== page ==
FERC Issues Permit to Daybreak Power for Massive Storage Project on Columbia River

Federal Energy Regulatory Commission (FERC) has issued a preliminary permit for Daybreak Power's proposed 2,650 MW Halverson Canyon Pumped Storage project near Creston, Washington, about 35 miles upstream from Grand Coulee Dam on the Columbia River.

July 20, 2021. By News Bureau

Federal Energy Regulatory Commission (FERC) has issued a preliminary permit for Daybreak Power's proposed 2,650 MW Halverson Canyon Pumped Storage project near Creston, Washington, about 35 miles upstream from Grand Coulee Dam on the Columbia River.

FERC’s decision marks an important early milestone for this estimated $4.9 billion project, which would connect to the nearby Pacific Northwest transmission system and ensure reliable, around-the-clock delivery of wind and solar power from Montana and throughout the Northwest.

The Halverson Canyon project is a pumped storage hydropower facility that would use water from Lake Roosevelt and a new reservoir in an upland area above the lake to create a gigantic battery. The facility would use cheap, abundant renewable energy to pump water to the upper reservoir, then release it through turbines and back to the lake to generate 10 hours or more of renewable energy on-demand each day.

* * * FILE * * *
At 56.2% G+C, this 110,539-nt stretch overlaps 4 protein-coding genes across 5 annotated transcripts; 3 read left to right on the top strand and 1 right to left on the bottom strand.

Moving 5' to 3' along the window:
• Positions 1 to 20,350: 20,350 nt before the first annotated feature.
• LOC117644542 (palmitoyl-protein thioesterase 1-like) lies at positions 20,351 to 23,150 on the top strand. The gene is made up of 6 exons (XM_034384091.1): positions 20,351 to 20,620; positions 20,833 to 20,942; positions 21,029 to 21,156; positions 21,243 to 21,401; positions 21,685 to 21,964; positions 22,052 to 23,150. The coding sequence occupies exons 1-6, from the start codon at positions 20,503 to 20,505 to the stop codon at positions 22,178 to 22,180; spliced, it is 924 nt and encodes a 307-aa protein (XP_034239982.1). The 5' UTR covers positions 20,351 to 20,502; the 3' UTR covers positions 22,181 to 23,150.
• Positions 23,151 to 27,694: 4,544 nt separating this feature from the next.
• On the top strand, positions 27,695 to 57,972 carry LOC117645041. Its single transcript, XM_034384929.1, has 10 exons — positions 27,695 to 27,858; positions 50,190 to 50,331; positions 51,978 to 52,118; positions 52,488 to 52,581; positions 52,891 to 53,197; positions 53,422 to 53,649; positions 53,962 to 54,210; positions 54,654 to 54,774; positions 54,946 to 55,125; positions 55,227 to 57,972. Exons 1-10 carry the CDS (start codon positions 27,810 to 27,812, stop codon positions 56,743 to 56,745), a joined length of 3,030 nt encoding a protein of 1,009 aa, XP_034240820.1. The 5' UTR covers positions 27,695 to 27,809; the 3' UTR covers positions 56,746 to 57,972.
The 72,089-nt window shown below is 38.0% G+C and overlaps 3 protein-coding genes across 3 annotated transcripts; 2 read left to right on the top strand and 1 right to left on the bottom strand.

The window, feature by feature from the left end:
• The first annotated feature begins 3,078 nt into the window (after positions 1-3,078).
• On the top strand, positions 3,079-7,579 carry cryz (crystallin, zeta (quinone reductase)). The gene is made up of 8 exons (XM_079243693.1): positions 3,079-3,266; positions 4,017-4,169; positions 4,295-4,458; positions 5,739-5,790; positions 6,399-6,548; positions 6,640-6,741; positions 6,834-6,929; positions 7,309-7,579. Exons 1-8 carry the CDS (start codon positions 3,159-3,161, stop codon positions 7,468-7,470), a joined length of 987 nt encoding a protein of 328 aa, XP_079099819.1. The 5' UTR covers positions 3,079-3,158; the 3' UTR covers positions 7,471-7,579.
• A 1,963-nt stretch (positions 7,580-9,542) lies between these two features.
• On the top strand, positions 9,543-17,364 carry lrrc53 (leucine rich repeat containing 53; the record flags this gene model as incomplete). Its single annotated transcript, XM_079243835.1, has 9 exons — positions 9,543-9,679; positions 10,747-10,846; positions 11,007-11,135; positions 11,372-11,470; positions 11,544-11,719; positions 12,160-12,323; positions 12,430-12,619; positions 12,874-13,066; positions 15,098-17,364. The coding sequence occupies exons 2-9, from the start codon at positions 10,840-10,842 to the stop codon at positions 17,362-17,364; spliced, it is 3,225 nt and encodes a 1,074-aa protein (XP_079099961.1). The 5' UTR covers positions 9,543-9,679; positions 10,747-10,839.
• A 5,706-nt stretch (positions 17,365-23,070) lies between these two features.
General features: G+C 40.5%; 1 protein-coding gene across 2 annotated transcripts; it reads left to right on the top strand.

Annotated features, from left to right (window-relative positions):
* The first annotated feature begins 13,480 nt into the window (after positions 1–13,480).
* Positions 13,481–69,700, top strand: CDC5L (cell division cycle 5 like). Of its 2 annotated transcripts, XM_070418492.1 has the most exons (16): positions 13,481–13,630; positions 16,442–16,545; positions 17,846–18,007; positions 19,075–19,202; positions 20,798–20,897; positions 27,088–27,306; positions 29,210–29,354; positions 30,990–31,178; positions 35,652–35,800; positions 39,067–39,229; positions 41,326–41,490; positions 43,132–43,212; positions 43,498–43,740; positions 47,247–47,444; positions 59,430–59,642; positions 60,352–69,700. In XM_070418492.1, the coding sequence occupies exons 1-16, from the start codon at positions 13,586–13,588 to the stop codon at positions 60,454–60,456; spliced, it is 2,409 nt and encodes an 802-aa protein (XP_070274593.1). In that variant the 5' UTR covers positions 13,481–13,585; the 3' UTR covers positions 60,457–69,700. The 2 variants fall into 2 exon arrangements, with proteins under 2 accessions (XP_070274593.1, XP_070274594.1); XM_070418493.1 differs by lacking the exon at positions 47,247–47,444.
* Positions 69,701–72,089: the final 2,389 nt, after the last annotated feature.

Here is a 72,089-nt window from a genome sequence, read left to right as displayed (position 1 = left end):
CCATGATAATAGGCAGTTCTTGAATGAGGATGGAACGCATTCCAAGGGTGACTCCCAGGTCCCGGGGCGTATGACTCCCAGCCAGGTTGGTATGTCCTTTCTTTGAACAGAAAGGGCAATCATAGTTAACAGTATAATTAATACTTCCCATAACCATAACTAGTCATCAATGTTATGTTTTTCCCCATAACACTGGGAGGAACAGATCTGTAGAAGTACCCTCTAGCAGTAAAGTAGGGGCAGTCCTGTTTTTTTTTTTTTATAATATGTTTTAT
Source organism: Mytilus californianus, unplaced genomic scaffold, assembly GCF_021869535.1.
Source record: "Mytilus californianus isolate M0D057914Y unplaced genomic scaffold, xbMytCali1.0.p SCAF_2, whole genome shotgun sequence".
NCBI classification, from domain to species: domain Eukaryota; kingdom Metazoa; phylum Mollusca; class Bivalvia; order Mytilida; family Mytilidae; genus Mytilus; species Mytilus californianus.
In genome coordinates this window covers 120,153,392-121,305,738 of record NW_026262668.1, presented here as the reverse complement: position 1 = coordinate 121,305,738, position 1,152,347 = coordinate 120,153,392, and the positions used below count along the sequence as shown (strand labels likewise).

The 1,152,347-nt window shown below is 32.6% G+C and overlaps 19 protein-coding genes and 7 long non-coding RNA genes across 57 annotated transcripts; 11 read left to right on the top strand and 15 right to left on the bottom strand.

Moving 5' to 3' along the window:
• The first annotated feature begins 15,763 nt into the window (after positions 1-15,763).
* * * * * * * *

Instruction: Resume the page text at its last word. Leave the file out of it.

The Halverson Canyon project would not dam any rivers, inundate sacred places or deplete water resources. It was sited to minimize impacts on endangered species, steer clear of culturally significant sites and minimize adverse impacts on recreation.

In June, the Bureau of Reclamation selected the Halverson Canyon project through a competitive process to receive a preliminary Lease of Power Privilege. Reclamation has determined the project offers the most cost-effective alternative for pumped storage at Lake Roosevelt.

“Study after study shows we’re going to need massive amounts of storage to integrate high levels of wind and solar, and we need to do it smart,” said Daybreak CEO Jim Day. “The Halverson Canyon project does that. This project marks a turning point for the Pacific Northwest to transition off fossil resources and onto carbon-free renewables at a scale never seen before.”

The Halverson Canyon facility is Daybreak’s third and largest energy storage proposal, following its proposed 1,540 MW Next Generation Pumped Storage facility near Hoover Dam and 2,210 MW Navajo Energy Storage Station near Lake Powell.

Each of these projects dwarfs any proposed storage facility using lithium-ion batteries, leveraging the economy of scale, long duration and 50+ year lifespan of pumped hydro facilities to offer a far more cost-effective storage solution. 
Please share! Email Buffer Digg Facebook Google LinkedIn Pinterest Reddit Twitter
If you want to cooperate with us and would like to reuse some of our content,
please contact: contact@energetica-india.net.
 
 
 
Next events

 

Last interview
 
 
Privacy Policy (PDF) / Terms and conditions (PDF)
 Energetica India is a publication from Editorial Omnimedia. No reproduction in whole or part of content posted on this website.